Short documentary about the work and process of Seattle artist Charles Krafft. Learn about his work from ceramic weaponry, disasterware, and human bone china.
Bio from StolenSpace Gallery:
Seattle artist Charles Krafft utilizes the traditional techniques and materials of decorative Delft ceramic painting to explore the sometimes-Orwellian realities of our times. Images of natural and socio-political catastrophes decorate his ceramic objects. In addition to ironic commemorative plates and plaques, Krafft makes porcelain weapons and ammunition.
“Contemporary art should be relevant to our lives and experiences,” Krafft has said. “The time we live in produces curious and splendid souvenirs of the events we live through.”
Graphics, collages, prints, paintings, assemblages and human bone china reliquaries ‘Spone’ round out his disturbingly evocative yet compelling oeuvre.
“Collector plates are something we’ve all seen in souvenir shops. You can usually find a maudlin portrait or a rhapsodic pastoral scene,” Krafft has explained. “But you never find the pictures of the gritty life most of us are living in the 21st century on ornamental china because no one would want to hang it on their walls, much less eat off it.”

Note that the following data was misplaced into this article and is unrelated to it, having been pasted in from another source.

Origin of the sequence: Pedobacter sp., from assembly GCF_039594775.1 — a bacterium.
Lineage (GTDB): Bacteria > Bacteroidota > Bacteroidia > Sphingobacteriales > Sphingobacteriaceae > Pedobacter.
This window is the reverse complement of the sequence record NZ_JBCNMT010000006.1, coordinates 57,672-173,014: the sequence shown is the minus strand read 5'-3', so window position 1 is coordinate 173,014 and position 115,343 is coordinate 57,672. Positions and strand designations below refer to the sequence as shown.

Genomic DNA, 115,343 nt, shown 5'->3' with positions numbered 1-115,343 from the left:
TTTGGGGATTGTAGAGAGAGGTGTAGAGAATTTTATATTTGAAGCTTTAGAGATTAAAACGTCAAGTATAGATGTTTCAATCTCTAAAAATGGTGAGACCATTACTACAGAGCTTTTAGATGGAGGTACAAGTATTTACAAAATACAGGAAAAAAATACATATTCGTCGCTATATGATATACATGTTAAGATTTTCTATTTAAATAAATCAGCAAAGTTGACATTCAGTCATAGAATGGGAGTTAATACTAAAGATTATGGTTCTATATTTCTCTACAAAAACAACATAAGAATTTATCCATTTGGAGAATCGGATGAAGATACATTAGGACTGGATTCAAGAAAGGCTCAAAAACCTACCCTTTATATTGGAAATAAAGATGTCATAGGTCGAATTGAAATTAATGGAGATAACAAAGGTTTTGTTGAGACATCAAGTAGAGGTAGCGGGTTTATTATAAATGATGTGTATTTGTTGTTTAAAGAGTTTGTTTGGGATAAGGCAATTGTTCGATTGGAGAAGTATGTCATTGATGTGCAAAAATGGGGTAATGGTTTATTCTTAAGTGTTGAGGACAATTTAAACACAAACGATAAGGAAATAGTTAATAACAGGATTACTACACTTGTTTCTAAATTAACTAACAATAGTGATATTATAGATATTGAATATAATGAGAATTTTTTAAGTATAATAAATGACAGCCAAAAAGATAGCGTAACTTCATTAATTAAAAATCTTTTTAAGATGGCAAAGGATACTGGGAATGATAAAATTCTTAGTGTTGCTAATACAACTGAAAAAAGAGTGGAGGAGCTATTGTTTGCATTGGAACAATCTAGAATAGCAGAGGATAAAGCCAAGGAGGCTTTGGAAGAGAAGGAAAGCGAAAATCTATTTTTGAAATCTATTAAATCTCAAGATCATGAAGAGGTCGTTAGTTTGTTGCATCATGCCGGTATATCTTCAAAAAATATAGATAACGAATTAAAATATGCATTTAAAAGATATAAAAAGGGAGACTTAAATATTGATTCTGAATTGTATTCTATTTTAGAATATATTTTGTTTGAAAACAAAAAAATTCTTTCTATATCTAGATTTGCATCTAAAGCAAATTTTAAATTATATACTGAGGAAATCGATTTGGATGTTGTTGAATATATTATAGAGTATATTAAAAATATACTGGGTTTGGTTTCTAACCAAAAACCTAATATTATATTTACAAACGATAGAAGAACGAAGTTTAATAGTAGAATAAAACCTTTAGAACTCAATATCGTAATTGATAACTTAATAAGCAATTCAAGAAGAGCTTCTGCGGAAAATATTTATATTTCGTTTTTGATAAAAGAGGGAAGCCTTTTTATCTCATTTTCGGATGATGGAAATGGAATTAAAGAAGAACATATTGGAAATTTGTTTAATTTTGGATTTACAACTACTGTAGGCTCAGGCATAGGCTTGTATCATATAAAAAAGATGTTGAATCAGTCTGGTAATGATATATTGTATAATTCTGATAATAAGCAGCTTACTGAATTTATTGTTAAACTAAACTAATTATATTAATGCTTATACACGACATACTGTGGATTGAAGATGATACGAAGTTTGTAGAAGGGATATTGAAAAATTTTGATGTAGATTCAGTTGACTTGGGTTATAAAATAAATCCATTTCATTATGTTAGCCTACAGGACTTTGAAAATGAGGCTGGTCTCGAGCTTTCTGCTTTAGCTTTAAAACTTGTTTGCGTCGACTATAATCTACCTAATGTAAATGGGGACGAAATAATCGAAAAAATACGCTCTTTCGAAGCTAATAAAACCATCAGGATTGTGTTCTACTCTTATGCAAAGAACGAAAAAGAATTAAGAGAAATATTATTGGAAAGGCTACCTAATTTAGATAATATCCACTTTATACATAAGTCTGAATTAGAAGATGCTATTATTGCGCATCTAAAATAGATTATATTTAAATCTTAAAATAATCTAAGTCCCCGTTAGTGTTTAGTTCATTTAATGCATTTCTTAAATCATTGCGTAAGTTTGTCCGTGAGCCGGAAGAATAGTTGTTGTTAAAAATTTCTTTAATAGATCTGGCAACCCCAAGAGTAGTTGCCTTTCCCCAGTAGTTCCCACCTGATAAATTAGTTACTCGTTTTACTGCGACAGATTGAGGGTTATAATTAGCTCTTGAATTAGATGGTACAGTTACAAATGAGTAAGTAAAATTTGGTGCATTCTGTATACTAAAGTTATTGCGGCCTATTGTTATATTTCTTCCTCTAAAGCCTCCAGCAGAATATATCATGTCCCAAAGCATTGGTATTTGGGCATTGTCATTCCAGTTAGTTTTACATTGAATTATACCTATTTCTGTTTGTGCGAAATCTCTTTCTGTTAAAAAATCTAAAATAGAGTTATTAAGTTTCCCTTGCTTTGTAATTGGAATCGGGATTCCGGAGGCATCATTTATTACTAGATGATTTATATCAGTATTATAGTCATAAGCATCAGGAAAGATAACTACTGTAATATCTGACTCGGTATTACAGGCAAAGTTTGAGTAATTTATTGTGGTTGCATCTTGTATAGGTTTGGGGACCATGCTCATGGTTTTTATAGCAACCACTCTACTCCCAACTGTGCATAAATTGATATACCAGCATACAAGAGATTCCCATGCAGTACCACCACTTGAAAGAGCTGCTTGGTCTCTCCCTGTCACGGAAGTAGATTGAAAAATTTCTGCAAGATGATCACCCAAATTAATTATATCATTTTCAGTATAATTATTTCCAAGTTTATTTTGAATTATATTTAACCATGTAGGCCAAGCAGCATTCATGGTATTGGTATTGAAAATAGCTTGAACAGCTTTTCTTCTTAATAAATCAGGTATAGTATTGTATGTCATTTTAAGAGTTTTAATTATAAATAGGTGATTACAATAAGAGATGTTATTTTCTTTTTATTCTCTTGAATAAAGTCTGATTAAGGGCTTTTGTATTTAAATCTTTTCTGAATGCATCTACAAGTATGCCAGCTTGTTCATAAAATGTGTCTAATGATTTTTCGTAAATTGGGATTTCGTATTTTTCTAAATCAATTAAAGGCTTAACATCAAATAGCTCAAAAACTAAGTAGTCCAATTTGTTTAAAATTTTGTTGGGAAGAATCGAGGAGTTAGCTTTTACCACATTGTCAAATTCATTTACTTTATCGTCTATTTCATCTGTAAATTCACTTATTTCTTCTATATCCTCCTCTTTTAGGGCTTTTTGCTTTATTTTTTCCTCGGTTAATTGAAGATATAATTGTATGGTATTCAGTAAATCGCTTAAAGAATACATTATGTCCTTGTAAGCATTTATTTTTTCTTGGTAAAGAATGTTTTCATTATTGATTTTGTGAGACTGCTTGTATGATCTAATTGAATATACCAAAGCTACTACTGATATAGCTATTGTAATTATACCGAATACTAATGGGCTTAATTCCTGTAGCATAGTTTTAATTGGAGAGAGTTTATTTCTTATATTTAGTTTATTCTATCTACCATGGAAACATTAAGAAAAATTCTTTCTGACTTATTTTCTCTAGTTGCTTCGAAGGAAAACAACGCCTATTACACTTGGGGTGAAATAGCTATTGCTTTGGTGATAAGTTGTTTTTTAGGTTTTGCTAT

Krafft’s insidiously clever juxtapositions of traditional ceramic technologies with his darkly humorous commentary on world events and media manipulation have brought him significant international acclaim. Over the past several years he has collaborated with Slovenia’s Neue Slowenische Kunst collective (NSK) as their unofficial Minister of Defence, working to connect peoples of different cultures through contemporary art. NSK upped the ante on collectivism and declared itself a transglobal borderless “state-in-time” in 1993. He took on the responsibility of creating the ceremonial dinner ware for their official state functions.
Charles Krafft began his artistic career as a Seattle painter, influenced by the four iconic “Northwest School” artists: Mark Tobey, Morris Graves, Kenneth Callahan, and Guy Anderson. Working for years in regional obscurity, in 1991 he joined a women’s china-painting guild and soon launched his ‘Disasterware’ series, which has brought him several grants, residencies and exhibitions in some of world’s more adventurous museums and galleries.